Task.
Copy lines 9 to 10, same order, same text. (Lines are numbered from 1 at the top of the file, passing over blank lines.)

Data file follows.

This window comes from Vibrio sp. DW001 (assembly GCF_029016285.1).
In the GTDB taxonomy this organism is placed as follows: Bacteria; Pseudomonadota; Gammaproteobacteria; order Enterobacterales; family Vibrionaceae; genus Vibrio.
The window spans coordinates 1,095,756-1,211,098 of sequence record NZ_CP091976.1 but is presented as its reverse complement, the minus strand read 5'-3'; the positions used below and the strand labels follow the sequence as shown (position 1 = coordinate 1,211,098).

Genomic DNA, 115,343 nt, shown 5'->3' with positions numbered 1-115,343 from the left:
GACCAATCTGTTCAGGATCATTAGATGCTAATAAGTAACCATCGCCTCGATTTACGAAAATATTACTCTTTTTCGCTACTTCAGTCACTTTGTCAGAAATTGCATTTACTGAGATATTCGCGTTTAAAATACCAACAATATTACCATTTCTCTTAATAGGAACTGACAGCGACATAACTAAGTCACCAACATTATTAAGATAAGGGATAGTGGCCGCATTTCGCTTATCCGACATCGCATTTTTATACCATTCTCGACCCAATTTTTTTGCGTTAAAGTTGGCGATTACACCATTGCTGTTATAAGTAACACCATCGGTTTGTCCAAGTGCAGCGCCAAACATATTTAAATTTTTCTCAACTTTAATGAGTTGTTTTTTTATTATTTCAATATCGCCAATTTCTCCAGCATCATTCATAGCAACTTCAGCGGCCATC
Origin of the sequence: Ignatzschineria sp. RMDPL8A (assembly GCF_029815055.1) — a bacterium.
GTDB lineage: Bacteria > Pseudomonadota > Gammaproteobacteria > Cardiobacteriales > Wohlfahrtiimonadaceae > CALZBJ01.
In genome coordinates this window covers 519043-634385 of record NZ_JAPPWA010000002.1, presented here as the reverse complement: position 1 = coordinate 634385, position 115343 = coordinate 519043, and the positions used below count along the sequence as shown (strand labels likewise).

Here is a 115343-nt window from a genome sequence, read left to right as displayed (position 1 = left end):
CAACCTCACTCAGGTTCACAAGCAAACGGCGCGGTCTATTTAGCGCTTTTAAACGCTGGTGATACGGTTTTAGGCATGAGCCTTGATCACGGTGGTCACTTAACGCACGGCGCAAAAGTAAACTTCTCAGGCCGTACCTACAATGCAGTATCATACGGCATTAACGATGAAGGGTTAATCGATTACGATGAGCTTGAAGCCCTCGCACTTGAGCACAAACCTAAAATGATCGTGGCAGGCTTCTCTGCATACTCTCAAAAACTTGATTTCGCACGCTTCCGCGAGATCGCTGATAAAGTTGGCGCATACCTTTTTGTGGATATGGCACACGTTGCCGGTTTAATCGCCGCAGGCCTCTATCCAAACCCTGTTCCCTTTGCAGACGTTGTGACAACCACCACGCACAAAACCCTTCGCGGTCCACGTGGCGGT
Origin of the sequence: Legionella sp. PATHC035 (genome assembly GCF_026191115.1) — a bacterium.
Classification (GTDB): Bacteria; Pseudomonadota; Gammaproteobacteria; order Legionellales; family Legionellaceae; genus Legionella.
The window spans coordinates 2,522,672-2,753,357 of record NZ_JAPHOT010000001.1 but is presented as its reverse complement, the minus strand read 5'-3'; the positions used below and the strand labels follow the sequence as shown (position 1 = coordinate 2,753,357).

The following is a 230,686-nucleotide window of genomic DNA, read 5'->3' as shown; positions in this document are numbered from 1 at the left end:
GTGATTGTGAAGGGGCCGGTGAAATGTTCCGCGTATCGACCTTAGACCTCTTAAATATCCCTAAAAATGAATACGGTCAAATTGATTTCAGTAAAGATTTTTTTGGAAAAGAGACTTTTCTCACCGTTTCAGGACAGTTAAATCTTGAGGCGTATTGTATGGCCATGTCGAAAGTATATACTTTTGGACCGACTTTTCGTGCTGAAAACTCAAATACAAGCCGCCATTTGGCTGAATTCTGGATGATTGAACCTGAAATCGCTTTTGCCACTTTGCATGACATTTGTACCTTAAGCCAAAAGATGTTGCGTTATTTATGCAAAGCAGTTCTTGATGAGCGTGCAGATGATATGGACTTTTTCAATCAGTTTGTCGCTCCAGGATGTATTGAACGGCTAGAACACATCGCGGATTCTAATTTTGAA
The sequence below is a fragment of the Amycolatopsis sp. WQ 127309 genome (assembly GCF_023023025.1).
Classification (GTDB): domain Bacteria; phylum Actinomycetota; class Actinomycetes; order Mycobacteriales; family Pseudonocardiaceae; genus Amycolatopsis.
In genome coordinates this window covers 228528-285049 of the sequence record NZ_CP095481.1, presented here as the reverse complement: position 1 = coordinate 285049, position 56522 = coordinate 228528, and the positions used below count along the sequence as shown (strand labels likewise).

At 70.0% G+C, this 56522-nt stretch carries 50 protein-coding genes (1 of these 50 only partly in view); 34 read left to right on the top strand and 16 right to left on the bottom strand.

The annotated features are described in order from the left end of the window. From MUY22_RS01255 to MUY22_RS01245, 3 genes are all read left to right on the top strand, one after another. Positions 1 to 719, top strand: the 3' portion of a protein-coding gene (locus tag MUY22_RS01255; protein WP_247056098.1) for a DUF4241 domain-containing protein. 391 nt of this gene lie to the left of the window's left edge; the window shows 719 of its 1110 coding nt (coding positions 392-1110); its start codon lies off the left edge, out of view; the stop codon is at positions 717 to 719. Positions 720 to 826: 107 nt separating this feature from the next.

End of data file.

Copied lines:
Here is a 115343-nt window from a genome sequence, read left to right as displayed (position 1 = left end):
CAACCTCACTCAGGTTCACAAGCAAACGGCGCGGTCTATTTAGCGCTTTTAAACGCTGGTGATACGGTTTTAGGCATGAGCCTTGATCACGGTGGTCACTTAACGCACGGCGCAAAAGTAAACTTCTCAGGCCGTACCTACAATGCAGTATCATACGGCATTAACGATGAAGGGTTAATCGATTACGATGAGCTTGAAGCCCTCGCACTTGAGCACAAACCTAAAATGATCGTGGCAGGCTTCTCTGCATACTCTCAAAAACTTGATTTCGCACGCTTCCGCGAGATCGCTGATAAAGTTGGCGCATACCTTTTTGTGGATATGGCACACGTTGCCGGTTTAATCGCCGCAGGCCTCTATCCAAACCCTGTTCCCTTTGCAGACGTTGTGACAACCACCACGCACAAAACCCTTCGCGGTCCACGTGGCGGT